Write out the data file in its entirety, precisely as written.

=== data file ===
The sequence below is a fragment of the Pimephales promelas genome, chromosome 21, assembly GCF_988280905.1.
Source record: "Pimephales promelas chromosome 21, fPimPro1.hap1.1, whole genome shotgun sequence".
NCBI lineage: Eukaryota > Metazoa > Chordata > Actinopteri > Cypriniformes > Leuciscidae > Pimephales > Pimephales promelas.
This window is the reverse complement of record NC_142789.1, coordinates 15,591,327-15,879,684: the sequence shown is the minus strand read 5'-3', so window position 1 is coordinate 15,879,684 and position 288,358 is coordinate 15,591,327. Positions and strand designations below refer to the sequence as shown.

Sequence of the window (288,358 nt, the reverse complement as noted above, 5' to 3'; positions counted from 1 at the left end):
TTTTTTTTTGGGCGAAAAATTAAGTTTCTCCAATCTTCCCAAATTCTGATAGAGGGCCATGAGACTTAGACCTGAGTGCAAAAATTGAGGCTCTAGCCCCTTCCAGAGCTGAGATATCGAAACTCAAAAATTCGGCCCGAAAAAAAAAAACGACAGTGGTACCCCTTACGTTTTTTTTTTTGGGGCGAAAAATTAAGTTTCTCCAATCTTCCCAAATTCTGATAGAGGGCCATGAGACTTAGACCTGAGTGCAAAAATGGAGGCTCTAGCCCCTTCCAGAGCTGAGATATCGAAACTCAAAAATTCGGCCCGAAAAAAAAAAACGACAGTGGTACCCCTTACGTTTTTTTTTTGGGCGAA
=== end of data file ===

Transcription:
The sequence below is a fragment of the Pimephales promelas genome, chromosome 21, assembly GCF_988280905.1.
Source record: "Pimephales promelas chromosome 21, fPimPro1.hap1.1, whole genome shotgun sequence".
NCBI lineage: Eukaryota > Metazoa > Chordata > Actinopteri > Cypriniformes > Leuciscidae > Pimephales > Pimephales promelas.
This window is the reverse complement of record NC_142789.1, coordinates 15,591,327-15,879,684: the sequence shown is the minus strand read 5'-3', so window position 1 is coordinate 15,879,684 and position 288,358 is coordinate 15,591,327. Positions and strand designations below refer to the sequence as shown.

Sequence of the window (288,358 nt, the reverse complement as noted above, 5' to 3'; positions counted from 1 at the left end):
TTTTTTTTTGGGCGAAAAATTAAGTTTCTCCAATCTTCCCAAATTCTGATAGAGGGCCATGAGACTTAGACCTGAGTGCAAAAATTGAGGCTCTAGCCCCTTCCAGAGCTGAGATATCGAAACTCAAAAATTCGGCCCGAAAAAAAAAAACGACAGTGGTACCCCTTACGTTTTTTTTTTTGGGGCGAAAAATTAAGTTTCTCCAATCTTCCCAAATTCTGATAGAGGGCCATGAGACTTAGACCTGAGTGCAAAAATGGAGGCTCTAGCCCCTTCCAGAGCTGAGATATCGAAACTCAAAAATTCGGCCCGAAAAAAAAAAACGACAGTGGTACCCCTTACGTTTTTTTTTTGGGCGAA